and all it took was a bucketful of jellyfish :)
Speaking of being thankful for babies and marriage...
Last week I road tripped myself up to Nashville for the night to meet up with my college girls. I got to hold Miss Maisy for myself instead of drooling over her pictures for 2 weeks, and we threw in a bridal shower for Jess while we were all together. Our time together was brief, but oh so worth every last second on the road. The only thing that makes reuniting with your girlfriends better is being on a beautiful vineyard celebrating new babies and shiny diamond rings!
|And this girls, is called "WINE TASTING".|
|Maisy me Katie|
|me Jess Katie Evie Caitlyn Laura|
|Jess & Laura|
|Cait & Evie|
|We all got champagne bottles when we graduated |
to open on different occasions in the future-
Katie's was for her first baby! The next bottle will be opened on Laura's 40th bday :)
|Surprise shower for Jess|
Posted by Laura Rowe [twirl] at Friday, April 19, 2013
|She gives me ten million reasons to smile!|
In bible study, we were studying the story of Joseph, and my eyes were opened to an understanding of his story in completely new ways. Nancy Guthrie writes in her study The Promised One that "Joseph was the first of many deliverers God sent who would picture and point to the great deliverer God would send in his own Son. Joseph's story pictured for all the generations of the people of God how this Savior-Son would accomplish his saving work- suffering before glory, rejection before acceptance, humiliation leading to exaltation, descending into the lowest pit before being raised to the highest pinnacle."
Nancy goes on to share how God's control of Joseph's suffering relates to her personal story of losing a child to a genetic disease, and then getting pregnant a second time with a baby who had the same disease. She says "This pregnancy was no accident that happened outside of God's sovereign plan for our lives. If fact, the confidence that God was in it paved the way for us to accept it, even welcome it, even when we learned that this child, our son Gabriel, also had the fatal syndrome. Recognizing God's sovereignty over our circumstances and embracing a confidence that God would use even this for good made all the difference as we faced loving and losing another child. Instead of wanting to avoid the suffering, I begged God to make me fruitful in the suffering. Instead of accusing God of abandoning me, I wanted to experience him like never before in the darkness of the days to come. Knowing that we were not the victims of incredible odds but the beloved children of God, held in the sovereign hands of God, meant that this was not something that had slipped through the cracks apart from God's notice, but something that was written in the book of our lives and Gabriel's life even before our lives began. 'You saw me before I was born. Every day of my life was recorded in your book. Every moment was laid out before a single day had passed' (Psalm 139:16)".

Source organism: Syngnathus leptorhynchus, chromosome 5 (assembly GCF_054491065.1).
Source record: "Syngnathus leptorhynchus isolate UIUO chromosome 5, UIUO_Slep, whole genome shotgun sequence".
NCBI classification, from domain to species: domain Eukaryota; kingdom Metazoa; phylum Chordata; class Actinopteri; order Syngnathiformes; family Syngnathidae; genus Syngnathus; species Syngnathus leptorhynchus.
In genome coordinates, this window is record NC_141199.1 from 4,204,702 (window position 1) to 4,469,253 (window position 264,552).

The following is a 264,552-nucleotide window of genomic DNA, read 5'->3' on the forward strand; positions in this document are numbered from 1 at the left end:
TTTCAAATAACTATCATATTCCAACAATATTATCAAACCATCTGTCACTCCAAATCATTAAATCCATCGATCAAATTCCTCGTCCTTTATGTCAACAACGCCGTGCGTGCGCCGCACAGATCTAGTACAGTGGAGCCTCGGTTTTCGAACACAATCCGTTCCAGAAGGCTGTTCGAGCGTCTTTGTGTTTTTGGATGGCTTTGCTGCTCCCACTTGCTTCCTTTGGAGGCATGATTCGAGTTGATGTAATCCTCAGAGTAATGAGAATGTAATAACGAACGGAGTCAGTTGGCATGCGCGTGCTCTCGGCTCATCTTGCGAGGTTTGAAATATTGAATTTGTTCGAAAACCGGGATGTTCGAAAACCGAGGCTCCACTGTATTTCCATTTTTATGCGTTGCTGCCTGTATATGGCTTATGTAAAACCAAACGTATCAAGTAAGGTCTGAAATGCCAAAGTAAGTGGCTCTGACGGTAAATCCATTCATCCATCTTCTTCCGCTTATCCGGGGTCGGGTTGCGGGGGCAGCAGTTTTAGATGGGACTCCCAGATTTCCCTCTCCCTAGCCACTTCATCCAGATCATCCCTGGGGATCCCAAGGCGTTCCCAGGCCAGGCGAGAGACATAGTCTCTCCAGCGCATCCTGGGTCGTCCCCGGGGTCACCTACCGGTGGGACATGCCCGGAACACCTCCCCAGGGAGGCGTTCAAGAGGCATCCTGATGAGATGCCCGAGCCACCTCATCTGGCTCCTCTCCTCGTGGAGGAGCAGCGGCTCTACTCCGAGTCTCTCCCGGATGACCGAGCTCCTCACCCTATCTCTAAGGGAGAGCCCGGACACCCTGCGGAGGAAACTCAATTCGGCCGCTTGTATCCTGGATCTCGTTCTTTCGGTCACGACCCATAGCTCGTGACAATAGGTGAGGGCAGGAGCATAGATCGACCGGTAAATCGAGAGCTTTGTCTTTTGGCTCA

And she tied Joseph's story and hers together for me by pointing me to the cross. "When I've found the truth- that God is sovereign over the suffering in my life and intends to use it for good- not only hard to understand but difficult to believe, and difficult to swallow, what has helped me most is to look at the one Joseph was always meant to point us to- our Savior Jesus Christ. Only when I turn my gaze to the cross of Christ can I begin to believe that God really can use something desperately evil and painful for incredible good. When we look at the cross, we see the most innocent victim, the most immense suffering, the greatest injustice, the most hurtful betrayal, the greatest physical and emotional agony. Surely putting the pure Son of God on the cross was the greatest evil of all time. But was it not also the greatest good ever accomplished? Because of the cross, guilty sinners like you and me don't get what we deserve- punishment. Instead, we get what we don't deserve- the mercy and forgiveness of God. When we look at the cross, it fills us with confidence that God is sovereign over everything- including evil and suffering. And if he can intend the evil and suffering of the cross of Christ for such amazing good, we can begin to believe that he can and will use what is evil and may seem senseless in our lives for good."
It kind of leaves you breathless, doesn't it? I read all of this to Eddie on Tuesday night and we discussed our assurance that God's got this, our little blip on the map of suffering that hardly merits the term. I'm thankful that God isn't using some wretched disease or financial distress right now to turn our eyes to him. I'm thankful that He is being gentle, and teaching us these lessons more simply, still affectively peeling back the layers of our heart and flushing out our need for control, our pride, and our lack of trust. So while we sit back and watch our little girl run in circles around the den, yelling "it's fun!" sporting pigtails that she calls "ponies" on top of her head, we are just beyond thankful. Because God is good. Not because circumstances make Him so, but just because He is.